Compensation and trigger points that are painful on the foam roller do not go away by themselves and do not go away by ignoring them, in fact they will get worse and they will bring more muscles into the compensatory pattern. This will cause more trigger points and more pain to the point where it will stop your favorite activity or make the work day intolerable.

When you search for foam rollers on the internet you will find many different ones. There are some softer foam rollers and then some higher density foam rollers. Which one is better? That depends on the person. Softer density foam rollers are going to be gentler so if you are having a lot of pain, then use the softer one. If you are able to roll on the softer one without pain or being uncomfortable then move to a higher density one.

How long should you do it? You should perform about 10 minutes per night, doing the legs and the upper back. If you have pain in a certain area then you should concentrate more on that area. But doing this about 10 minutes a day will help with the everyday compensation patterns that arise. Also trigger points

No matter what your activity level is, foam rolling is a habit that everyone should get into. It is a fad that is here to stay.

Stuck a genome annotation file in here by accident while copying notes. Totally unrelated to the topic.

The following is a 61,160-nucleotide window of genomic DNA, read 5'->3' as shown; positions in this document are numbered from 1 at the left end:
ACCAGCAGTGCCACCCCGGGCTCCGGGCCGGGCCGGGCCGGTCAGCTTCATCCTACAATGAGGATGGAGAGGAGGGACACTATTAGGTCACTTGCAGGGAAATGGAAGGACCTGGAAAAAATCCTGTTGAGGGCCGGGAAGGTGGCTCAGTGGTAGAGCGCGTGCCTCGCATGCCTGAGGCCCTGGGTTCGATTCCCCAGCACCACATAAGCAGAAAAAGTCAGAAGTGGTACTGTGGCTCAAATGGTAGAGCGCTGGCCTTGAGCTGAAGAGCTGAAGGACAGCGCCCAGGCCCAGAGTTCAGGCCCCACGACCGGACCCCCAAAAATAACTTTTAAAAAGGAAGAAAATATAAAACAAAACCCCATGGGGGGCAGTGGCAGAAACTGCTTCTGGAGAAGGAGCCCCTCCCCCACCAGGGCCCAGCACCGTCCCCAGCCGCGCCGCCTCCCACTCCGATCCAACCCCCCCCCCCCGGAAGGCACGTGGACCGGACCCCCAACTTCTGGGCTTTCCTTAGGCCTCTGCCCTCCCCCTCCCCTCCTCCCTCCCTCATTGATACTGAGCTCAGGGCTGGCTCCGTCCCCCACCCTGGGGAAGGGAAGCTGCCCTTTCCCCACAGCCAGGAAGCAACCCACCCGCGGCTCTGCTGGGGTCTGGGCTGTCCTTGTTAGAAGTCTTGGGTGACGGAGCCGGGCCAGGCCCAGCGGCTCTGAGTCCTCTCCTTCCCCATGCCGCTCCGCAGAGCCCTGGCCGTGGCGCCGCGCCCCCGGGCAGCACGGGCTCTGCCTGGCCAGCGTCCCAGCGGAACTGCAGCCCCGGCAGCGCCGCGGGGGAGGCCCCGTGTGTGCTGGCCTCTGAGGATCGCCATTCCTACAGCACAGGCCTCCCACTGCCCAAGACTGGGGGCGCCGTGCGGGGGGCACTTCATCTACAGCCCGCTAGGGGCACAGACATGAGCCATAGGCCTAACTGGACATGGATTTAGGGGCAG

Read more Sports Doc for Sports Medicine and Fitness.

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About this blog
J. Ryan Bair, PT, DPT, SCS Founder and Owner of FLASH Sports Physical Therapy, Board Certified in Sports Physical Therapy
Brian Cammarota, MEd, ATC, CSCS, CES Partner at Symetrix Sports Performance
Ellen Casey, MD Physician with Drexel University Sports Medicine
Desirea D. Caucci, PT, DPT, OCS Co-owner of Conshohocken Physical Therapy, Board Certified Orthopedic Clinical Specialist
Michael G. Ciccotti, M.D. Head Team Physician for Phillies & St. Joe's; Rothman Institute
Julie Coté, PT, MPT, OCS, COMT Magee Rehabilitation Hospital
Justin D'Ancona
Peter F. DeLuca, M.D. Head Team Physician for Eagles, Head Orthopedic Surgeon for Flyers; Rothman Institute
Joel H. Fish, Ph.D. Director of The Center For Sport Psychology; Sports Psychology Consultant for 76ers & Flyers
R. Robert Franks, D.O. Team Physician for USA Wrestling, Consultant for Phillies; Rothman Institute
Ashley B. Greenblatt, ACE-CPT Certified Personal Trainer, The Sporting Club at The Bellevue
Brian Maher, BS, CSCS Owner, Philly Personal Training
Julia Mayberry, M.D. Attending Hand & Upper Extremity Surgeon, Main Line Hand Surgery P.C.
Jim McCrossin, ATC Strength and Conditioning Coach, Flyers and Phantoms
Gavin McKay, NASM-CPT Founder/Franchisor, Unite Fitness
Heather Moore, PT, DPT, CKTP Owner of Total Performance Physical Therapy, North Wales and Hatfield, PA
Kelly O'Shea Senior Producer,
Tracey Romero Sports Medicine Editor,
David Rubenstein, M.D. Sports Medicine Surgeon, Rothman Institute
Robert Senior Event coverage, Sports Doc contributor
Justin Shaginaw, MPT, ATC Athletic Trainer for US Soccer Federation; Aria 3B Orthopaedic Institute
Thomas Trojian MD, CAQSM, FACSM Associate Chief of the Division of Sports Medicine at Drexel University